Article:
Leah Ceccarelli of the University of Washington Department of Communication delivers an STS colloquium talk titled “At the Frontiers of Science: An American Rhetoric of Exploration and Exploitation” on Thursday, January 17, 5:00-6:30pm in Buchanan Tower 1197.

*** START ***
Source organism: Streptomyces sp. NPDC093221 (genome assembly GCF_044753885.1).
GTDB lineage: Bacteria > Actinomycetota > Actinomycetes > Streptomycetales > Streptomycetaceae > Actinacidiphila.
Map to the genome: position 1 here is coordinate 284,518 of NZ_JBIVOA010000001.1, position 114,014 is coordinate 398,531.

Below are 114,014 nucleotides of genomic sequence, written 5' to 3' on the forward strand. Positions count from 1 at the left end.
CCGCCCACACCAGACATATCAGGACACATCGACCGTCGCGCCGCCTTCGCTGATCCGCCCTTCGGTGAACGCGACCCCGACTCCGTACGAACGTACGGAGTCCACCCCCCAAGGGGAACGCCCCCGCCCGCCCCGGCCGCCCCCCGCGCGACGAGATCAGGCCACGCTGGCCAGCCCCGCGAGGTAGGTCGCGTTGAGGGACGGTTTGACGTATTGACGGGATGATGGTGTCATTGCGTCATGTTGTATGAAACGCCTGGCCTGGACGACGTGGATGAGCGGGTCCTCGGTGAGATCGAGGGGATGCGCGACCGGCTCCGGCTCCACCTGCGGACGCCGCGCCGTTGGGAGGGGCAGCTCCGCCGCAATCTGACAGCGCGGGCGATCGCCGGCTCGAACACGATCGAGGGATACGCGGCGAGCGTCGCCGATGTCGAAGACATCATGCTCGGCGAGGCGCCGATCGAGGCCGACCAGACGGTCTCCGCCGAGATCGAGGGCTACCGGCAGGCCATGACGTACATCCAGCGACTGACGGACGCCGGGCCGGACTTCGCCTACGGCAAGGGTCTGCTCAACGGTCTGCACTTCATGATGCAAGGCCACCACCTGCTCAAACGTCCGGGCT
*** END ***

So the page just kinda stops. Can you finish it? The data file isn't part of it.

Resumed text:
Reporting highlights from her forthcoming book, Leah Ceccarelli examines a pervasive metaphor, from its first appearance in the public address of American intellectuals and politicians in the early 20th century, to its most recent uses in the speeches of various scientists arguing for increased research funding today. She asks what is selected and what is deflected when the “frontier of science” metaphor is deployed, what effects this terministic screen has on those who use it, and what rhetorical moves are made by those who try to counter its mythic appeal. She finds that scientists are constituted through this metaphor as stereotypically male, as risk-taking, adventurous loners, separated from a public that both envies and distrusts them, with a manifest destiny to penetrate the unknown, and a competitive desire to claim the riches of new territory before others can do the same. When it comes to the biological sciences, ownership rights to the territory being explored are refracted through the frontier’s Doctrine of Discovery, eliding the interests of those who have long lived with a particular organism or gene sequence. Specific cases to be discussed include the biodiversity arguments of Edward O. Wilson, the promotion of genomics research by Francis Collins, and speeches on stem cell research by George W. Bush. Through a close reading of the public address of scientists and politicians and the reception of their audiences, we come to see how the frontier of science metaphor guides scientific research in particular ways and sometimes blocks scientists from achieving the goals they set out to achieve.